Ancestry.com releases the following announcement this afternoon:
Ancestry.com and FamilySearch International (online at FamilySearch.org), the two largest providers of family history resources, announced today an agreement that is expected to make approximately 1 billion global historical records available online and more easily accessible to the public for the first time. With this long-term strategic agreement, the two services will work together with the archive community over the next five years to digitize, index and publish these records from the FamilySearch vault.
The access to the global collection of records marks a major investment in international content as Ancestry.com continues to invest in expanding family history interest in its current markets and worldwide. Ancestry.com expects to invest more than $60 million over the next five years in the project alongside thousands of hours of volunteer efforts facilitated by FamilySearch.
See more on the Ancestry.com blog.
There is already a some commentary with concerns that this means the end of free records on FamilySearch.org. Personally, I believe that searching indexes will always be free. But will we have to start paying for the rights to view some images online? Maybe, only time will tell. Even if that is the case, we’ll be seeing more records coming online faster than ever, and in the end, that’s a very good thing.
Do you want to hear about collections that will be published someday, but are just in the works right now? Let me know in the comments if you’d like to see these on a regular basis.
If so, here are a few:
- Indiana, Monroe County Public Library and the Bloomington Clerk’s Office are working together to digitize “ the oldest four books of county commissioner records, Bloomington City Council minutes and ordinances from the 1800s, city directories and the library’s own archives from the 1800s. The plan is to digitize about 60 books total.” Read more about this project in an article that shares just a tiny bit of the process of digitizing these records.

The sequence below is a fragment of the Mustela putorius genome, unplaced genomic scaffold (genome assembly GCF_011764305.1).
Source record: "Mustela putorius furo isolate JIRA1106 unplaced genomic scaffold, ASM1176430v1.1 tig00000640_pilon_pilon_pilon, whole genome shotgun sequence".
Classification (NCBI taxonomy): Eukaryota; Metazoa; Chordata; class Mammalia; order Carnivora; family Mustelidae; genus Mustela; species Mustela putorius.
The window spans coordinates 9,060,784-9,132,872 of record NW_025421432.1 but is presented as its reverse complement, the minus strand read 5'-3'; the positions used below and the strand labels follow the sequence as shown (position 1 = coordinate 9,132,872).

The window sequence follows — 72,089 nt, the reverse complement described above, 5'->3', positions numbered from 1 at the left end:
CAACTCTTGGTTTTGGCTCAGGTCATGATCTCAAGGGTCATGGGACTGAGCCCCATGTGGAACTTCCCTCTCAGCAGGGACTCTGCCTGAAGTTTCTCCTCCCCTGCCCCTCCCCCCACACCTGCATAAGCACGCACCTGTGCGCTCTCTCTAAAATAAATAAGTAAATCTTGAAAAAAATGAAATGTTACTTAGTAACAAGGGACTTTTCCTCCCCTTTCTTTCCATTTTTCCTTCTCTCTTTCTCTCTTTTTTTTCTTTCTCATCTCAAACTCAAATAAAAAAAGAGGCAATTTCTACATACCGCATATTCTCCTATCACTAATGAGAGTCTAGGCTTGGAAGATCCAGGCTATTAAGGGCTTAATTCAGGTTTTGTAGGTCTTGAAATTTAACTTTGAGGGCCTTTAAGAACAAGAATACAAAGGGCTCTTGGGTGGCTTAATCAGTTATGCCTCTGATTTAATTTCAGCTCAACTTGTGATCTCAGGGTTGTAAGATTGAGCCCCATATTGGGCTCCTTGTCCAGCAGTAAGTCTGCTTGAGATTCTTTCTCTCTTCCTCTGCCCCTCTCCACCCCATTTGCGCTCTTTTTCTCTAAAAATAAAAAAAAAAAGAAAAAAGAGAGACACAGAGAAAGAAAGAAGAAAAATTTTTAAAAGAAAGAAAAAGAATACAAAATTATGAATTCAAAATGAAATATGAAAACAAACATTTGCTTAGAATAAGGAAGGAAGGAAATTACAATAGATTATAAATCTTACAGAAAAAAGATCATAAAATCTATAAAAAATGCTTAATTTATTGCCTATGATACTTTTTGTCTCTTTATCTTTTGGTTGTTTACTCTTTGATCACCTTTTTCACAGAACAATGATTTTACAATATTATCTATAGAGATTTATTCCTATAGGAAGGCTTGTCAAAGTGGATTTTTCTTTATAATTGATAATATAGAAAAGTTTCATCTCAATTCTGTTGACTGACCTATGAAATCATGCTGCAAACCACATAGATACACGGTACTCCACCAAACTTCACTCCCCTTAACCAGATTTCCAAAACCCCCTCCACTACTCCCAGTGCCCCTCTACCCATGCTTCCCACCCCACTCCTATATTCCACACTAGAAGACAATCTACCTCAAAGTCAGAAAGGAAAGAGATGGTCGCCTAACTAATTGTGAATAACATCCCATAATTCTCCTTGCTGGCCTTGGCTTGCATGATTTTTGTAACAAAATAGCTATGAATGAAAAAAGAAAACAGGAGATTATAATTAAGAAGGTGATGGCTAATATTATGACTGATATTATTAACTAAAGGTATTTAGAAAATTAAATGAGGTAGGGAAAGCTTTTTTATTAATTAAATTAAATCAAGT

- There is a controversy brewing in the plans to digitize Canadian historical records. In another sign that governments see providing digital access to historical documents as a business, Library and Archives Canada “will provide millions of documents to Canadiana.org. The non-profit company will make digital images and can sell them for 10 years to cover its costs. Originals remain public property.” Read more.
- Mississippi, DeSoto County will hire two temporary workers to begin digitizing their county records. Read more.
- The US Army will digitize the Illinois Fort Sheridan Cemetery records. The good news is that this is only “part of a nationwide effort by the Army to upgrade cemetery operations and record-keeping. The goal is to have more than 40,000 graves at 29 cemeteries across the county photographed by the end of June.” Read more.
- The Guelph Public Library in Ontario, Canada, is digitizing 5,000 photographic records from the local newspaper, the Guelph Mercury. It received a grant to hire two individuals for the summer to do the digitization work. Read more.
- Louisiana State University Libraries received a grant to “digitize, index and provide free access to family papers, business records and public documents pertaining to free people of color in Louisiana and the lower Mississippi Valley.” Read more.
FamilySearch is partnering with many smaller organizations to help them get their collections digitized and online. Here are just a few news stories from the last few weeks that highlight these partnerships:
If you are with organization that would like to discuss digitize your collections, consider partnering with FamilySearch to get them online. Learn more here.
Odds and ends from the last few days: